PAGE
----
European Federation of Journalists

Improving social rights for atypical workers in culture and media sector

On 26-27 January, FIA (Actors’ Unions), FIM (musicians), UNI-Europa (media, entertainment & art) and the EFJ organised a workshop in Ljubljana and discussed how to better protect those categories of workers who do not enjoy any social and legal  protection.

MEP Tanja Fajon gave a video key note speech reminding participants that all EU Member States are committed to provide social security for all workers, and that we all have to defend the European social model.

She referred to the EP report on social protection for all including self-employed workers. The report asks the European Commission and Member States to reach equal treatment among all workers independent of their employment contract , including :

Calls on the Member States and the Commission to involve social partners, in accordance with national practices, in a process of developing and modernising social protection and to develop the social dialogue at EU and national level; calls also on social partners to place issues linked to the labour rights and social protection of self-employed workers on the agenda, in order to introduce adequate social protection framework provisions for the self-employed, based on reciprocity and the principle of non-discrimination, and analyse if and how self-employed workers should be included in collective bargaining, including specific strategies on how to include the concerns of self-employed workers in cases where national law does not allow for trade union representation of self-employed workers; encourages social partners to exchange good practices among trade unions and professional associations on services provided to the self-employed, fighting bogus self-employment, and organising own-account self-employed workers.

In Slovenia, over 70% of young people have precarious employment status. There are about 600 self-employed journalists. The Slovenian government has recognised that in public broadcasting sector a lot of bogus self-employment is in fact illegal, and therefore the Slovenian TV has employed a number of workers, but only those who have the appropriate university degree. This development will also be outlined by the upcoming workshop by the EFJ on “Collective bargaining for all also in Ljubljana on 17-18 March.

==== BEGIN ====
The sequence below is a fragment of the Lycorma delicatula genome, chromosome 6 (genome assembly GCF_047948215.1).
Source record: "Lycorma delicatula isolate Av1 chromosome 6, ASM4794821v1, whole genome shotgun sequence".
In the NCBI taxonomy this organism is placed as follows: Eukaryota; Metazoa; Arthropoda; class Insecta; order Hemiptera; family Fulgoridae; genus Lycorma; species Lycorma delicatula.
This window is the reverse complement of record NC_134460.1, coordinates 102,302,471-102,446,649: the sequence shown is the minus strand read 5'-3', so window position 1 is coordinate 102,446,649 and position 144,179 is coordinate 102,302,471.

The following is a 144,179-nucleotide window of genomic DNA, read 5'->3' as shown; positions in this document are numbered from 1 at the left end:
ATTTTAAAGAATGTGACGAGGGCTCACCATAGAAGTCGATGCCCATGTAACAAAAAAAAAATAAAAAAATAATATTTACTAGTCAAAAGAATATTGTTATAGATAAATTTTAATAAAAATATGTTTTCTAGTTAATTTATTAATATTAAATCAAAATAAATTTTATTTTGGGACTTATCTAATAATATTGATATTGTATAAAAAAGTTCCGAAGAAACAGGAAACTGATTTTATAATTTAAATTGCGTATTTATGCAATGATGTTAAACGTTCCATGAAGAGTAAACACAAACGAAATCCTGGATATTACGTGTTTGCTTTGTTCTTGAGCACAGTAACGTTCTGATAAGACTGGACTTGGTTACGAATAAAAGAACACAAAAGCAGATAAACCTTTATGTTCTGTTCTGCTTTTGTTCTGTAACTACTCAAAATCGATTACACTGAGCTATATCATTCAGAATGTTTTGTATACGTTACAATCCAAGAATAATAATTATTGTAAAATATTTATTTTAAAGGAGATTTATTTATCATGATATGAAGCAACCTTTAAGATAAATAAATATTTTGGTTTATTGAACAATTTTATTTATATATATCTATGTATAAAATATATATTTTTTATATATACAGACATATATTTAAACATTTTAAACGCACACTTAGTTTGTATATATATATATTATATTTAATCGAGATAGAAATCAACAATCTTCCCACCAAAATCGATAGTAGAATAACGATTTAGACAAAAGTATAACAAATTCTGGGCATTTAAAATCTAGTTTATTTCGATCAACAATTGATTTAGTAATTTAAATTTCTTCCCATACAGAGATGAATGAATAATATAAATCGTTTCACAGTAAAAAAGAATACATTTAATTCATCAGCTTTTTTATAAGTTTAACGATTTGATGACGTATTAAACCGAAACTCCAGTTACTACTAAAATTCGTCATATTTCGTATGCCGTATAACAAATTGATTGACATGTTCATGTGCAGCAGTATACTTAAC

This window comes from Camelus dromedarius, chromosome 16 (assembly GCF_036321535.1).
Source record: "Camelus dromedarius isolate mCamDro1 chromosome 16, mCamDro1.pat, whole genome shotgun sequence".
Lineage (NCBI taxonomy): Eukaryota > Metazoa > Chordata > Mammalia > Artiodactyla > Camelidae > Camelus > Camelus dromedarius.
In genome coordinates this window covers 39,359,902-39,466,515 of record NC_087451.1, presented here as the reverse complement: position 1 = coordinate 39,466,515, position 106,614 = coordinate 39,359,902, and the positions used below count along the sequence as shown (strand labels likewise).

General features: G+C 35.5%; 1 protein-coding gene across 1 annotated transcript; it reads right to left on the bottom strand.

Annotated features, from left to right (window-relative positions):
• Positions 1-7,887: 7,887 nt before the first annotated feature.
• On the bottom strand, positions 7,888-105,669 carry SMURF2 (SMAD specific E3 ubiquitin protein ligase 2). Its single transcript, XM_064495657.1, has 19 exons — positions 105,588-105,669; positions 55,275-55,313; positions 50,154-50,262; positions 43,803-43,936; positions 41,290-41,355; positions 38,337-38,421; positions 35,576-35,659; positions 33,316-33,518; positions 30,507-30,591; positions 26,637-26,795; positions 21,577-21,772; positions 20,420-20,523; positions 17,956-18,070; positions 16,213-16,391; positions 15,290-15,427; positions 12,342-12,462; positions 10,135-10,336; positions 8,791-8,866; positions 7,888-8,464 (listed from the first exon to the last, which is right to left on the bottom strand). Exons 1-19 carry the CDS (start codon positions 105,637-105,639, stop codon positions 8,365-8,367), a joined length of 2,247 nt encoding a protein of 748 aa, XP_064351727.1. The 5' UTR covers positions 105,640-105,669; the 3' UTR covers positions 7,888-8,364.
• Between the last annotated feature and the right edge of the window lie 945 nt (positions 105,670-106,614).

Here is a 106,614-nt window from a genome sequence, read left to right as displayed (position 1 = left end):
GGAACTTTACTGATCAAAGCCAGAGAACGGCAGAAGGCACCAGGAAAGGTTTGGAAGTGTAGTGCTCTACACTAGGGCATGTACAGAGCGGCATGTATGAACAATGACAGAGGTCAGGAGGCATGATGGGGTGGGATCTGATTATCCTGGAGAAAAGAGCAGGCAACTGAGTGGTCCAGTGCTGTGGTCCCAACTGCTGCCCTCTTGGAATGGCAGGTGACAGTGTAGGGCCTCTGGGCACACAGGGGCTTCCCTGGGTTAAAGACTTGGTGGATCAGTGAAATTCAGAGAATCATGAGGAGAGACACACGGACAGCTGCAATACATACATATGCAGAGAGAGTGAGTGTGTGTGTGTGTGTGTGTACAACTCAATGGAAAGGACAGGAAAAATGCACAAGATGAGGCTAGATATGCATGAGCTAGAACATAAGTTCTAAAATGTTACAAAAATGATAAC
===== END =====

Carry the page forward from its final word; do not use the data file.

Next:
The representative from the Chief Labour Inspector in Slovenia said: “Our mission is to protect all workers. the legislation is too detailed, and there are many violations, on the top non-payment and second no respect for working hours. Trade unions are a crucial link in providing security.”

Dr. Eva Fehringer, Deputy Head European social policy and labour law, Austrian Ministry for Social affairs, outlined the challenges for protecting self-employed and dependent or bogus self-employed workers at national and at European level.  There is no clear-cut definition of dependent self-employed and self-employed. She acknowleged that collective bargaining for these workers is undermined. She mentioned a new initiative, , an anonymous complaints website. She also mentioned the EU Platform on undeclared work. She concluded that unions should be able to do collective claims (class actions) on behalf of freelances.

Our affiliates from Austria, the GPA-djp and its colleagues from work@flex, their interest group for freelancers from all branches, have launched two websites, where trainees and freelancers can accuse companiesof unfair treatment. The union then quotes from the stories, the people tell on the website provoking companies to react (often via press releases). Additionally, the union informs the medical insurance company about employers who work with “fake-freelancers”, which can result in paying high penalty fees and/or the need to employ them.

The last session covered the important issue of “social dialogue as a tool to protect atypical workers. A bad example from Romania showed the complete disrespect for International standards on social rights including the right for collective bargaining and the right to strike, introduced by recent amendments in the labour law.

Michael Hirschler from the DJV outlined collective agreements for dependent freelances (12 a contract), who work over 50% for one employer,  in the public service broadcasting, which had been introduced in the 70s. Though this gives security when it comes to authors’ rights, maternity leave, sick pay, holiday, termination payment etc, but in his view it is a powerless tool for unions.

Renate Schroeder addressed the erosion of the social model taking place all over Europe and that the political will to defend a Social Europe had to be enforced. With regard to the digital revolution, unions must be extremely prudent and vigilant to keep collective bargaining for all workers a priority which cannot be circumvented.

The seminar  is part of a two year project on “reaching out to atypical workers in the live performance and audiovisual sectors.” and has the support of the European Commission. The next meeting will take place in Rome on 7-8 April.

(Photo credit: International Federation of Actors – FIA)